Ever try eating a burrito in the car? Bad idea. Especially when the thing bursts all over your good shirt.
Studies have shown that eating and drinking hot beverages are more dangerous than talking on a cell phone or sending text messages. So why are we allowed to eat in the car? Why is every automobile equipped with a radio? Why are there NO warnings on car stereo systems that adjusting them while driving is hazardous?
The reason is simple: We all do these things. And it’s easier for lawmakers — many of whom are not particularly tech savvy — to condemn something they don’t understand, rather than look at the bigger picture.
And the bigger picture means we need a real “distracted driver” law — a broad law that penalizes drivers for any distracting behavior they take part in while driving. And that means everything.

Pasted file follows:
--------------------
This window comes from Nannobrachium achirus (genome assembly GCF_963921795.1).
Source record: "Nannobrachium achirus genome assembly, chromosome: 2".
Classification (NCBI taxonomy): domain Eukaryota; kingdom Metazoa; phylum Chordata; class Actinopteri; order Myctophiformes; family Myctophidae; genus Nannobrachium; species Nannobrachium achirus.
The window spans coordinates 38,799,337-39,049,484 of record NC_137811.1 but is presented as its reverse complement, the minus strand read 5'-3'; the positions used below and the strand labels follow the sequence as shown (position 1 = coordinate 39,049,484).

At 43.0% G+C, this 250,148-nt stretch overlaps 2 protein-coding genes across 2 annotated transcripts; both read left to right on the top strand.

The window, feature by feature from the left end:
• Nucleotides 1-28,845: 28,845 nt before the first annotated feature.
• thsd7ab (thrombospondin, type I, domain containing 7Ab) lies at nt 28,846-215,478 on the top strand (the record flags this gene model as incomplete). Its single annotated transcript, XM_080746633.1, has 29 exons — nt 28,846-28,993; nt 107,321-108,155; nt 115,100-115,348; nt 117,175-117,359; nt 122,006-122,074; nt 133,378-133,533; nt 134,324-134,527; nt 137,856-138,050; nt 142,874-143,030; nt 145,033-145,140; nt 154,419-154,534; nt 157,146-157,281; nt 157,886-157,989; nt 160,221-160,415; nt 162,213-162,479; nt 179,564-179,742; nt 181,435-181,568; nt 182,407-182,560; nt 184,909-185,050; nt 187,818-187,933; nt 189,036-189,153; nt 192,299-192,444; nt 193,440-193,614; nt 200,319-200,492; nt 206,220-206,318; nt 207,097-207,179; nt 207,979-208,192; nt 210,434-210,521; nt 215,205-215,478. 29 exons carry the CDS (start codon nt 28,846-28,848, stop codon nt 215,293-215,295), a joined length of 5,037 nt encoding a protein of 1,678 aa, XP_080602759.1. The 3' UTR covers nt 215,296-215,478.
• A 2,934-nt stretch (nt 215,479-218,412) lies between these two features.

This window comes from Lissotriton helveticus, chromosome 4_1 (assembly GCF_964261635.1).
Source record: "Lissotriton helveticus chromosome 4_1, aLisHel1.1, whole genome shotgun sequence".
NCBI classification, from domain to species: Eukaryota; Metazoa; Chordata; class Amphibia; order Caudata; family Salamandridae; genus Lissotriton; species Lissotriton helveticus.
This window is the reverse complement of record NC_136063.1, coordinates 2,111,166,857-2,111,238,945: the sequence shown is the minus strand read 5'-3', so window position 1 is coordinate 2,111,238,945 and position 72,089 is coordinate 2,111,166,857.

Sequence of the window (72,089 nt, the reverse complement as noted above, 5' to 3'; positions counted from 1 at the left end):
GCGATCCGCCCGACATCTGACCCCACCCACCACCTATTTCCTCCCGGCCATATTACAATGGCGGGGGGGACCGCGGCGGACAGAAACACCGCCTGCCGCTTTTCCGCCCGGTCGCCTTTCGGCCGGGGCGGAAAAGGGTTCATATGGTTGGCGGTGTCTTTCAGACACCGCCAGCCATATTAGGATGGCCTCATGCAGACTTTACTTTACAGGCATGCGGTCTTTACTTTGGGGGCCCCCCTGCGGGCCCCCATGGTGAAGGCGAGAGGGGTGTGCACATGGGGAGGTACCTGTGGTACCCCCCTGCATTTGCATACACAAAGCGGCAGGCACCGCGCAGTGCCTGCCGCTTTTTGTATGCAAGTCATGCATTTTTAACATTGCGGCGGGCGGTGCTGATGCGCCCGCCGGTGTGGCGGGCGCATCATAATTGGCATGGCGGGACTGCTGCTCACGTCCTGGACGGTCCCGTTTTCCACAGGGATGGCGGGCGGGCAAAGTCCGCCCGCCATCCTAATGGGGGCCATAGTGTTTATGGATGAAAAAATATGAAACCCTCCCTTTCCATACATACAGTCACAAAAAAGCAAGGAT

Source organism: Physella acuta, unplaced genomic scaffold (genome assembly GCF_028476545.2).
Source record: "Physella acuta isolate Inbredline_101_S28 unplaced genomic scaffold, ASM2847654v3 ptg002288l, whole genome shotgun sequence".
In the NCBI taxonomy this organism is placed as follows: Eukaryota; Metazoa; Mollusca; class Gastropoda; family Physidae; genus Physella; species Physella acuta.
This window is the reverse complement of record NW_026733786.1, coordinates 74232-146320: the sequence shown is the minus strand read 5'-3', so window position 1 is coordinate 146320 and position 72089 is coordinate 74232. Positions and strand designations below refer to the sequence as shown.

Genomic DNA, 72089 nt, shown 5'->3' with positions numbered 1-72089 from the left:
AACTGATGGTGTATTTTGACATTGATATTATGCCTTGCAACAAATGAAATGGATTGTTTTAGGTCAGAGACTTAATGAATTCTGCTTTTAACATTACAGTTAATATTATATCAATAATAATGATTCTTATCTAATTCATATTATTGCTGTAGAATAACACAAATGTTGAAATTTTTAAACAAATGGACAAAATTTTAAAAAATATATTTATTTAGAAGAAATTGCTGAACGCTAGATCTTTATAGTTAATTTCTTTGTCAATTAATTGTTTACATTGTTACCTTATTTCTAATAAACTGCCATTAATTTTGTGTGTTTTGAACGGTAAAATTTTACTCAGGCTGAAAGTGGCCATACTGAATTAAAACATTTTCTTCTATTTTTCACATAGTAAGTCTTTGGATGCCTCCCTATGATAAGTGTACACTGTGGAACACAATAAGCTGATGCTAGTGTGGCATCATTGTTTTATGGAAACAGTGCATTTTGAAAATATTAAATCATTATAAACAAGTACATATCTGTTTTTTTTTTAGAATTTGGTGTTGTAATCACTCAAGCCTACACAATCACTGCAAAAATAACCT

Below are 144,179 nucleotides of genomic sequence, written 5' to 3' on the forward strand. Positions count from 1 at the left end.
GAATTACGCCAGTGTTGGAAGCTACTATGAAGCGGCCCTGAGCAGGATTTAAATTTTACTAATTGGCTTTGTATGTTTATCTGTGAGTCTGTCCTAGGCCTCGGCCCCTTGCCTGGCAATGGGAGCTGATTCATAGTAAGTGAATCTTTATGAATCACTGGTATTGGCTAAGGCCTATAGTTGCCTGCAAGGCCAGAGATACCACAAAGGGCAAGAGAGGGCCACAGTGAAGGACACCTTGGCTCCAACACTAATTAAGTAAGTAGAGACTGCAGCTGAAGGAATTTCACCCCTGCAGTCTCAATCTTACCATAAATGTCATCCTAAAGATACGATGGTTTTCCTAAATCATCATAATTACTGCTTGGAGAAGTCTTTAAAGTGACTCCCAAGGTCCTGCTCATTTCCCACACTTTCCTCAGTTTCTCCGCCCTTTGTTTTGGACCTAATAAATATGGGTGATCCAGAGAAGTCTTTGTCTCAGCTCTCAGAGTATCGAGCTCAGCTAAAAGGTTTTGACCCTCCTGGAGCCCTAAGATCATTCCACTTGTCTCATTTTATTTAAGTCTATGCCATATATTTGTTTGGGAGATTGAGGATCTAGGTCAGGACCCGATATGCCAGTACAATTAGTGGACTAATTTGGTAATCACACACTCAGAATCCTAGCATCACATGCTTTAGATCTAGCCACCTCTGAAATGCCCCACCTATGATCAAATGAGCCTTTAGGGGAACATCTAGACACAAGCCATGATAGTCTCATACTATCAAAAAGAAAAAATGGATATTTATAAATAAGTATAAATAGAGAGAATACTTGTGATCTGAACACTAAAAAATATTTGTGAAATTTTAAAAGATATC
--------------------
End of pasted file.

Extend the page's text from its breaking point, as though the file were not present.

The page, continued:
The law wouldn’t have to prohibit a person from eating, drinking, or even talking on a cell phone. But in the case of an accident, the driver would be ticketed and their insurance would take a hit when it was found they were distracted.
When I worked as a crime reporter, I saw way more accidents caused by people fiddling with the radio or yelling at their kids than when people were talking on cell phones. To be fair, cell phones were a lot more rare in those days, but it doesn’t change the fact that distracted drivers have always been a danger on the roads.
Let’s all pledge to stop texting while driving. But if we’re going to make laws, let’s make sure we’re going after the behavior, not the technology.